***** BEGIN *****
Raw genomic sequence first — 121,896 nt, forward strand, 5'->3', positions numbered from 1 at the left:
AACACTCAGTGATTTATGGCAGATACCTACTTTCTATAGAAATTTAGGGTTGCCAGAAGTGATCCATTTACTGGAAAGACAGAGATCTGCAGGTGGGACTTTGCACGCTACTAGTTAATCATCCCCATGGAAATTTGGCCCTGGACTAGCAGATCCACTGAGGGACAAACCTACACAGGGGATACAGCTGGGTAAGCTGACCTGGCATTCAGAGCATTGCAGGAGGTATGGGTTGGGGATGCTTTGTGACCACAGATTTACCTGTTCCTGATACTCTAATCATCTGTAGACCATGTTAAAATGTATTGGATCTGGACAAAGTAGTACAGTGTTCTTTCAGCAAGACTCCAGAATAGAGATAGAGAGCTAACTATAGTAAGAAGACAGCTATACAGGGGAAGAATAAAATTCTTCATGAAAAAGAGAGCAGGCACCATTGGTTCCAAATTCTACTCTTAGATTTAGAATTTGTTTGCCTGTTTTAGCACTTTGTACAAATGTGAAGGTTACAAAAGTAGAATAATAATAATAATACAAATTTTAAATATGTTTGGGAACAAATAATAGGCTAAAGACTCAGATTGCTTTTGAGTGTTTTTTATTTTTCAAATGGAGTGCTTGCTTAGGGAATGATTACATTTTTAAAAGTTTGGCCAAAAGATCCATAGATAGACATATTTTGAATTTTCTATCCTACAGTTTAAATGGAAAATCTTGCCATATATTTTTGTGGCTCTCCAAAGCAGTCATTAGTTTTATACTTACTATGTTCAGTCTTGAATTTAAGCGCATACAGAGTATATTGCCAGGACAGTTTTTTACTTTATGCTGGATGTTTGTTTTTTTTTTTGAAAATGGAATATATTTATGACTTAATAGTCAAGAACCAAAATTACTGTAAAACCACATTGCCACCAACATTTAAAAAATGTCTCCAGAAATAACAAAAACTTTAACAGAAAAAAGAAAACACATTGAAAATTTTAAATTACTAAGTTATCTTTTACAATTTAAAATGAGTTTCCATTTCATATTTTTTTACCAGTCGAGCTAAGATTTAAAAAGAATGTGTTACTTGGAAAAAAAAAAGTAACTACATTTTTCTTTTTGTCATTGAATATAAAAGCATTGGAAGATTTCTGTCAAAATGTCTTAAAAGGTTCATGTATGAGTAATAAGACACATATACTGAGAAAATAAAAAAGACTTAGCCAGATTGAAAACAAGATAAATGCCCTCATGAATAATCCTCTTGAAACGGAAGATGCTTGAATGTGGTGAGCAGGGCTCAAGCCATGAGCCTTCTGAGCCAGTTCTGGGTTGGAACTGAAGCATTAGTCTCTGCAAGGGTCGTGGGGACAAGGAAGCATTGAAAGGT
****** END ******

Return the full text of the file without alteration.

Raw genomic sequence first — 121,896 nt, forward strand, 5'->3', positions numbered from 1 at the left:
AACACTCAGTGATTTATGGCAGATACCTACTTTCTATAGAAATTTAGGGTTGCCAGAAGTGATCCATTTACTGGAAAGACAGAGATCTGCAGGTGGGACTTTGCACGCTACTAGTTAATCATCCCCATGGAAATTTGGCCCTGGACTAGCAGATCCACTGAGGGACAAACCTACACAGGGGATACAGCTGGGTAAGCTGACCTGGCATTCAGAGCATTGCAGGAGGTATGGGTTGGGGATGCTTTGTGACCACAGATTTACCTGTTCCTGATACTCTAATCATCTGTAGACCATGTTAAAATGTATTGGATCTGGACAAAGTAGTACAGTGTTCTTTCAGCAAGACTCCAGAATAGAGATAGAGAGCTAACTATAGTAAGAAGACAGCTATACAGGGGAAGAATAAAATTCTTCATGAAAAAGAGAGCAGGCACCATTGGTTCCAAATTCTACTCTTAGATTTAGAATTTGTTTGCCTGTTTTAGCACTTTGTACAAATGTGAAGGTTACAAAAGTAGAATAATAATAATAATACAAATTTTAAATATGTTTGGGAACAAATAATAGGCTAAAGACTCAGATTGCTTTTGAGTGTTTTTTATTTTTCAAATGGAGTGCTTGCTTAGGGAATGATTACATTTTTAAAAGTTTGGCCAAAAGATCCATAGATAGACATATTTTGAATTTTCTATCCTACAGTTTAAATGGAAAATCTTGCCATATATTTTTGTGGCTCTCCAAAGCAGTCATTAGTTTTATACTTACTATGTTCAGTCTTGAATTTAAGCGCATACAGAGTATATTGCCAGGACAGTTTTTTACTTTATGCTGGATGTTTGTTTTTTTTTTTGAAAATGGAATATATTTATGACTTAATAGTCAAGAACCAAAATTACTGTAAAACCACATTGCCACCAACATTTAAAAAATGTCTCCAGAAATAACAAAAACTTTAACAGAAAAAAGAAAACACATTGAAAATTTTAAATTACTAAGTTATCTTTTACAATTTAAAATGAGTTTCCATTTCATATTTTTTTACCAGTCGAGCTAAGATTTAAAAAGAATGTGTTACTTGGAAAAAAAAAAGTAACTACATTTTTCTTTTTGTCATTGAATATAAAAGCATTGGAAGATTTCTGTCAAAATGTCTTAAAAGGTTCATGTATGAGTAATAAGACACATATACTGAGAAAATAAAAAAGACTTAGCCAGATTGAAAACAAGATAAATGCCCTCATGAATAATCCTCTTGAAACGGAAGATGCTTGAATGTGGTGAGCAGGGCTCAAGCCATGAGCCTTCTGAGCCAGTTCTGGGTTGGAACTGAAGCATTAGTCTCTGCAAGGGTCGTGGGGACAAGGAAGCATTGAAAGGT